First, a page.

Once the Instrument Cluster system is powered, the security engine immediately verifies the authenticity of the firmware. After this, MCU software execution starts by executing in place (XiP) from external HyperFlash over the HyperBus interface or from NOR Flash over the Double Data Rate – High Speed Serial Peripheral Interface (DDR-HSSPI). XiP functionality allows an MCU to execute code from external memory directly instead of having to first copy code from external Flash to internal RAM, thus increasing responsiveness. NOR Flash/HyperFlash memories can be configured with an initial address location of program code and power-up in Read mode after a specified number of clock delays. Thus, as soon as the MCU powers up, it can directly access the code to be executed rather than having to delay the extra clock cycles to first provide an address and read command.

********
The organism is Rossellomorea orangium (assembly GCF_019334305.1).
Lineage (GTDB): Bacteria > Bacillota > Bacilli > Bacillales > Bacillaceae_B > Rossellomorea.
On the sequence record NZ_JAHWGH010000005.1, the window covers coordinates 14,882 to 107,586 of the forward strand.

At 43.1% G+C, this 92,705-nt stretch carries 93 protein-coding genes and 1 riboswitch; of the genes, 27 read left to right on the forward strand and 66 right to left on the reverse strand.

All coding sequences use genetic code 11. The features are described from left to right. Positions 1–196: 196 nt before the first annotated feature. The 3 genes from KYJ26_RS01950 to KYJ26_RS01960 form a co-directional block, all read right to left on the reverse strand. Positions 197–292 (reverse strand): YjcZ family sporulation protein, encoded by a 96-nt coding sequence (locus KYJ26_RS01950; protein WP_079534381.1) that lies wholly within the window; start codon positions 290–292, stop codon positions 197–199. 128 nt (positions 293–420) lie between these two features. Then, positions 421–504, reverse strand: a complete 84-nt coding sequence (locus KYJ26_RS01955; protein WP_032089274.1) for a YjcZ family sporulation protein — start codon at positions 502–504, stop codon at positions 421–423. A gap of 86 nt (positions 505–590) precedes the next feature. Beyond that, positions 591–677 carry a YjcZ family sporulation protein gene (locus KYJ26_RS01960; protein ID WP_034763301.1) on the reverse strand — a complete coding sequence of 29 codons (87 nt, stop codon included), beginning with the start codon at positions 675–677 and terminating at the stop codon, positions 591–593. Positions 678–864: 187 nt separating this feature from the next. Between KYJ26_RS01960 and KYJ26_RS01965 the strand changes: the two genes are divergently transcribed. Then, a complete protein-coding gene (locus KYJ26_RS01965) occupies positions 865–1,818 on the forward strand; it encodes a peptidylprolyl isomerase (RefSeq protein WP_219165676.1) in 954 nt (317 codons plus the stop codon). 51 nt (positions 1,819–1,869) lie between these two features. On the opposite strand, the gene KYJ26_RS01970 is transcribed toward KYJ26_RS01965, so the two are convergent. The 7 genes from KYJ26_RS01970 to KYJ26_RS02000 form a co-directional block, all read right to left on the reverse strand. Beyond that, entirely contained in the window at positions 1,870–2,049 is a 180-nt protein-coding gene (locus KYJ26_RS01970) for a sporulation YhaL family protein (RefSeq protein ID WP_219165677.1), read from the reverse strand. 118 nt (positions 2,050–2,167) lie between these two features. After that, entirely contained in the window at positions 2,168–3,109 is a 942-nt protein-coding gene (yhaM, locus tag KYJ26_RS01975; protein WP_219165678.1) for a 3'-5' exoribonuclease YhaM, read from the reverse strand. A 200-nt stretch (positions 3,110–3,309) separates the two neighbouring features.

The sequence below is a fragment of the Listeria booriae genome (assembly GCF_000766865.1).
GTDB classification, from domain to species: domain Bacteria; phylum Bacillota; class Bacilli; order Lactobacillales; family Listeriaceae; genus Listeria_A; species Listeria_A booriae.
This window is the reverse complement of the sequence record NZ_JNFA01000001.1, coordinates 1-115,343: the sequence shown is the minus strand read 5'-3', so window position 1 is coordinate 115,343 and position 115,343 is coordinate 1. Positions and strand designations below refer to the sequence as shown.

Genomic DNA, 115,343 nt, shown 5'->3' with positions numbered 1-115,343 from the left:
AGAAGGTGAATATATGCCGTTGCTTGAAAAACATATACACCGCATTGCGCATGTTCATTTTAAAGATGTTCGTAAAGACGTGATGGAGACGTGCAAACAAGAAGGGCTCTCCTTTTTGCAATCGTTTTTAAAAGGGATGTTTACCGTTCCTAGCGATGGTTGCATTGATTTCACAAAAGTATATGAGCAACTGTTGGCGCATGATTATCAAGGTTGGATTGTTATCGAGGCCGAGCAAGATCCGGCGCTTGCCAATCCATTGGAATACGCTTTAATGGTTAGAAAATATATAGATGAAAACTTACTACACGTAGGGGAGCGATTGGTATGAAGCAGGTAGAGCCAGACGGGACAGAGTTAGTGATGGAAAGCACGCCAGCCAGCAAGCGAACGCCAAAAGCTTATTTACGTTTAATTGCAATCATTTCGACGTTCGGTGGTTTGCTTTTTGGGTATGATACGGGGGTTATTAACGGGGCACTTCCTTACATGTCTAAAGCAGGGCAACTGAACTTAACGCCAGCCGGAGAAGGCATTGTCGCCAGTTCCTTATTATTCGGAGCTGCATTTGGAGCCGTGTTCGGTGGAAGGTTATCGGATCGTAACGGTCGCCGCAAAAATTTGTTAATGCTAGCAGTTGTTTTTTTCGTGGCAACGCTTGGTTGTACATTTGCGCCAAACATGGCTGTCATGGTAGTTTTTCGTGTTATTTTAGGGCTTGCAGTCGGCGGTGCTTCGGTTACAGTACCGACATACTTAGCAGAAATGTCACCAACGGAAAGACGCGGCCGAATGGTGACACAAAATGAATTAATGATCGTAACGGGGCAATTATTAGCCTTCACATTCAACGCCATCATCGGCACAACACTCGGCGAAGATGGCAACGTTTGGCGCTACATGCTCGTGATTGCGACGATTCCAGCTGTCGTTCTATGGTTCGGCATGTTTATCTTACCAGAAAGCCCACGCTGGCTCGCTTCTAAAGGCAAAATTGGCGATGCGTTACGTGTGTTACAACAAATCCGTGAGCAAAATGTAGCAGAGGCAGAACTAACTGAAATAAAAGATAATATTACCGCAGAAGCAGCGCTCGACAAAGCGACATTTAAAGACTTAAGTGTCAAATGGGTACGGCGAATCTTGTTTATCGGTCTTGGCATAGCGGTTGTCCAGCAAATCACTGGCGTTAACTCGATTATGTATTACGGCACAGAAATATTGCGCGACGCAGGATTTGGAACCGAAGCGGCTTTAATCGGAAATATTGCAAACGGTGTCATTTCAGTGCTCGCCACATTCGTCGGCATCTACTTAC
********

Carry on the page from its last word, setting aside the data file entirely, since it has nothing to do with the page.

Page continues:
Static elements can be retrieved from external HyperFlash and displayed as the base layer on the Cluster LCD. Automotive MCUs like Cypress’ Traveo support additional capabilities to decompress these static HMI elements on-the-fly without the necessity of going through RAM first. Dynamic content with faster update rates like needle information can be retrieved from external HyperRAM.

HVAC and Infotainment System Memory Requirements